Fake math fuels Trump’s lopsided, lousy tax reform

10/13/2017, 7:12 p.m.
“Rightful taxation is the price of social order. In other words, it is that portion of the citizen’s property which ...
Marc H. Morial

Trice Edney News Wire


“Rightful taxation is the price of social order. In other words, it is that portion of the citizen’s property which he yields up to the government in order to provide for the protection of all the rest. It is not to be wantonly levied on the citizen, nor levied at all except in return for benefits conferred.”  — Journal of the Senate of the State of Ohio, December 6, 1847

Hard on the heels of yet another failed effort to repeal and replace the Affordable Care Act, President Donald Trump and some congressional leaders have swiftly pivoted to another top legislative agenda item on their shared wish list: Tax reform. Regardless of your political stripe, tax reform enjoys near universal support — but, as we all know, the devil is in the details.

Like most public positions or legislative efforts endorsed by President Trump, comprehensive tax code reform is heavy on hype and light on details. Given what we do know of the president’s work-in-progress proposal, it is lopsided. The vast majority of its benefits, including “historic” tax cuts and a repeal of the estate tax, will fatten the pockets of the wealthiest one percent of Americans. And that’s a lousy deal for low-income and middle class families—including President Trump’s working class supporters—who will ultimately foot the bill and bear the brunt of enriching the already rich.

To hear Trump tell it—or sell it—any payouts to the top 1 percent, of which he is a card-carrying member, would be incidental to nonexistent. During Trump’s announcement of his skeletal nine-page framework to rewrite our nation’s tax code, he insisted that his proposal included an, “explicit commitment that tax reform will protect low-income and middle-income households, not the wealthy and well-connected,” adding that, “They can call me all they want. It’s not going to help. I’m doing the right thing. And it’s not good for me. Believe me.” Perhaps it would be easier to believe the president if he had released his own taxes during his 2016 presidential run?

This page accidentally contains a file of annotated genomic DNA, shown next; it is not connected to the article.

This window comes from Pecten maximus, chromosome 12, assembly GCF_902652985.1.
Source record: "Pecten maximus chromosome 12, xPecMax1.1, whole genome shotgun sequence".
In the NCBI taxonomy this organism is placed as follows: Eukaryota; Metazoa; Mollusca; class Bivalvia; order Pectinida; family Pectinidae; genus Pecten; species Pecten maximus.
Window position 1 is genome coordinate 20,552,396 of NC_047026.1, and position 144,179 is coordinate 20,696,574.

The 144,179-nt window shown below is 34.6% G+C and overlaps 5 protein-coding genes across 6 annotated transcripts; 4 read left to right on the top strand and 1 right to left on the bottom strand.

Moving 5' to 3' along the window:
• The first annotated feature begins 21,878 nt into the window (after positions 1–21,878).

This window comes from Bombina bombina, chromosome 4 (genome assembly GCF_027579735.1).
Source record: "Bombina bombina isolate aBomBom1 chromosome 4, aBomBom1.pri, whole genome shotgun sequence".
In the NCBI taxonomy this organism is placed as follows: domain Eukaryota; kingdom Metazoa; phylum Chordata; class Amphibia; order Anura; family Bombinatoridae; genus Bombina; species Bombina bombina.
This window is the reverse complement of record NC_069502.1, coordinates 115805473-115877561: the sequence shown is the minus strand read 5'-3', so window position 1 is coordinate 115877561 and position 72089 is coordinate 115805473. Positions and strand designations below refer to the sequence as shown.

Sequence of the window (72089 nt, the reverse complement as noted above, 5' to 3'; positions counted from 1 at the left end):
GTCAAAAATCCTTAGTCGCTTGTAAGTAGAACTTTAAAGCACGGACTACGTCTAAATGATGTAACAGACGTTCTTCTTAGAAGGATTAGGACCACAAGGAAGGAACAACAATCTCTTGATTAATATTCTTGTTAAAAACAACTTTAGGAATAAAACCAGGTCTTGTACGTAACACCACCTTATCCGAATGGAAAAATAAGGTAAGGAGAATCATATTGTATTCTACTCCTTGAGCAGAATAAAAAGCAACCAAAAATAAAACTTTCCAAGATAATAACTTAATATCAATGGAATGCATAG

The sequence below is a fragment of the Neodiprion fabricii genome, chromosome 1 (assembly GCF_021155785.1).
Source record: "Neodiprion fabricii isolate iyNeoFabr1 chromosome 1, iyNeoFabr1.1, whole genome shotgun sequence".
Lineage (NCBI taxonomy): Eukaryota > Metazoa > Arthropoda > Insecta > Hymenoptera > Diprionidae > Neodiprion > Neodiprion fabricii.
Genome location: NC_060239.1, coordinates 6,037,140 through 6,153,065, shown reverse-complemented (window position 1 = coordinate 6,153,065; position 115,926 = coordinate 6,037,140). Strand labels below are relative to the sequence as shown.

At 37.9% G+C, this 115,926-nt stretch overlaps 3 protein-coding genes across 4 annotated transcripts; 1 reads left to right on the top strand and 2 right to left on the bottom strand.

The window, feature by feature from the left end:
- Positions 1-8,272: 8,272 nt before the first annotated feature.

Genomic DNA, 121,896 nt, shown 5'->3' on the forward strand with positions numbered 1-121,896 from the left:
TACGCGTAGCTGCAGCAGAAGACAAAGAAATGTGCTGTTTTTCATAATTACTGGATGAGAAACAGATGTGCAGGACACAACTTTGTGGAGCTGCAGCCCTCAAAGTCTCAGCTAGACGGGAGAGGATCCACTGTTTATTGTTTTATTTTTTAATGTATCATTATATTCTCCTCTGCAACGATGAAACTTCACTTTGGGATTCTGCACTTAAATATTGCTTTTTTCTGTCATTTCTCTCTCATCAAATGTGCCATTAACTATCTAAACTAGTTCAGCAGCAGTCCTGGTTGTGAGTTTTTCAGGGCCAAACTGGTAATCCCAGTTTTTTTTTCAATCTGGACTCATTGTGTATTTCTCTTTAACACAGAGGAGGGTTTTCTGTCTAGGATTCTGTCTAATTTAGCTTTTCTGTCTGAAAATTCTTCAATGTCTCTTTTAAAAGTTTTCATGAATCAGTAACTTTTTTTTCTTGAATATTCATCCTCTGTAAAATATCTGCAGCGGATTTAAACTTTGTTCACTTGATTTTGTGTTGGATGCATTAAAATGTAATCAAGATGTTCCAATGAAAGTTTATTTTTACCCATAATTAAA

We have no way of knowing how Trump’s tax code revisions would benefit him, his family, his associates and his global network of businesses, but virtually every non-partisan analysis of his still-in-development framework arrives at the same conclusion: The plan profits wealthy Americans and barely tips the scale for low-income and middle class families.

The Tax Policy Center, a think tank of nationally recognized experts in tax, budget and social policy, estimates that the top 1 percent of households would get close to 80 percent of the framework’s tax cuts, adding up to an annual, after-tax boost of close to $200,000. The top 0.1 percent of households would receive 40 percent of the framework’s tax cuts, giving our nation’s wealthiest Americans an annual $1 million boost in after-tax income. Middle class and lower earning families in the bottom 80 percent would get almost 13 percent of the tax cuts and see less than half a percent increase in after-tax income.

Tax cuts sound appealing, but the reality is that there is no free lunch. Tax cuts are not free and cannot pay for themselves. Traditionally, tax cuts are paid for through a combination of spending cuts—think Medicaid. The president’s outline includes the elimination of personal tax breaks and itemized deductions (excluding mortgage interest and charitable deductions) that have likely benefited you in the past. And think tax increases. For many middle class Americans who are supposedly a protected class under Trump’s tax code rewrite, an analysis by the Tax Policy Center predicts nearly 30 percent of those in the middle class could see their taxes increase. Bottom line: Fake math only arrives at unequal outcomes.

Marc Morial is president and chief executive officer of The National Urban League.